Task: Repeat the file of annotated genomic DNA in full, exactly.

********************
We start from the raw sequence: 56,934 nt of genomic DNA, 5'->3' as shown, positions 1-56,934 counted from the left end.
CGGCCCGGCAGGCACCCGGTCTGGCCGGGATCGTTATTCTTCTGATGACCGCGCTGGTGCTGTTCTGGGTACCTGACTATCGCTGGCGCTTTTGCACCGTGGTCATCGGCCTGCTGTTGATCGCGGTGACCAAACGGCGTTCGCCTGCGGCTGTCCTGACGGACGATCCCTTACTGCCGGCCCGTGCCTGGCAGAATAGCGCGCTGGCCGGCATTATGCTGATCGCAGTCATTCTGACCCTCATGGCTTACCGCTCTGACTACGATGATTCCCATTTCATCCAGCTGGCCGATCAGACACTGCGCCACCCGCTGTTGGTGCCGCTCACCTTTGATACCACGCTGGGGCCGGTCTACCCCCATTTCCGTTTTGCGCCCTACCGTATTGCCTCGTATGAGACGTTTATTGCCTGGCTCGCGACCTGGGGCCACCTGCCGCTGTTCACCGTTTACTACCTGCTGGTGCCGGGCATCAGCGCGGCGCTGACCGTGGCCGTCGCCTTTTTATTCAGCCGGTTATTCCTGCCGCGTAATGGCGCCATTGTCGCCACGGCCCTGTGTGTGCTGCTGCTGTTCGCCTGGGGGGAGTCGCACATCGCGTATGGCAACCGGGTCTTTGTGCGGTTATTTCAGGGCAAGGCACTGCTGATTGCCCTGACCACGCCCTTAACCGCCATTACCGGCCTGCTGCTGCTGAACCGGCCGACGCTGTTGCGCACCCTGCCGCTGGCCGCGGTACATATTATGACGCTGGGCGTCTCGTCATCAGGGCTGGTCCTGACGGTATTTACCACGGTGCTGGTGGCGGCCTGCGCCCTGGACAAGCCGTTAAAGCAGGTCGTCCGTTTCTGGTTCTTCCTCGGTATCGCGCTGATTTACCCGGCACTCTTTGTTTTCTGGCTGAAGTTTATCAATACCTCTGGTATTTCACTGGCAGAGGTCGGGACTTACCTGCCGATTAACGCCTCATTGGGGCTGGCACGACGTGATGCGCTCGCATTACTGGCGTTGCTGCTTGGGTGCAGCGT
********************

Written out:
We start from the raw sequence: 56,934 nt of genomic DNA, 5'->3' as shown, positions 1-56,934 counted from the left end.
CGGCCCGGCAGGCACCCGGTCTGGCCGGGATCGTTATTCTTCTGATGACCGCGCTGGTGCTGTTCTGGGTACCTGACTATCGCTGGCGCTTTTGCACCGTGGTCATCGGCCTGCTGTTGATCGCGGTGACCAAACGGCGTTCGCCTGCGGCTGTCCTGACGGACGATCCCTTACTGCCGGCCCGTGCCTGGCAGAATAGCGCGCTGGCCGGCATTATGCTGATCGCAGTCATTCTGACCCTCATGGCTTACCGCTCTGACTACGATGATTCCCATTTCATCCAGCTGGCCGATCAGACACTGCGCCACCCGCTGTTGGTGCCGCTCACCTTTGATACCACGCTGGGGCCGGTCTACCCCCATTTCCGTTTTGCGCCCTACCGTATTGCCTCGTATGAGACGTTTATTGCCTGGCTCGCGACCTGGGGCCACCTGCCGCTGTTCACCGTTTACTACCTGCTGGTGCCGGGCATCAGCGCGGCGCTGACCGTGGCCGTCGCCTTTTTATTCAGCCGGTTATTCCTGCCGCGTAATGGCGCCATTGTCGCCACGGCCCTGTGTGTGCTGCTGCTGTTCGCCTGGGGGGAGTCGCACATCGCGTATGGCAACCGGGTCTTTGTGCGGTTATTTCAGGGCAAGGCACTGCTGATTGCCCTGACCACGCCCTTAACCGCCATTACCGGCCTGCTGCTGCTGAACCGGCCGACGCTGTTGCGCACCCTGCCGCTGGCCGCGGTACATATTATGACGCTGGGCGTCTCGTCATCAGGGCTGGTCCTGACGGTATTTACCACGGTGCTGGTGGCGGCCTGCGCCCTGGACAAGCCGTTAAAGCAGGTCGTCCGTTTCTGGTTCTTCCTCGGTATCGCGCTGATTTACCCGGCACTCTTTGTTTTCTGGCTGAAGTTTATCAATACCTCTGGTATTTCACTGGCAGAGGTCGGGACTTACCTGCCGATTAACGCCTCATTGGGGCTGGCACGACGTGATGCGCTCGCATTACTGGCGTTGCTGCTTGGGTGCAGCGT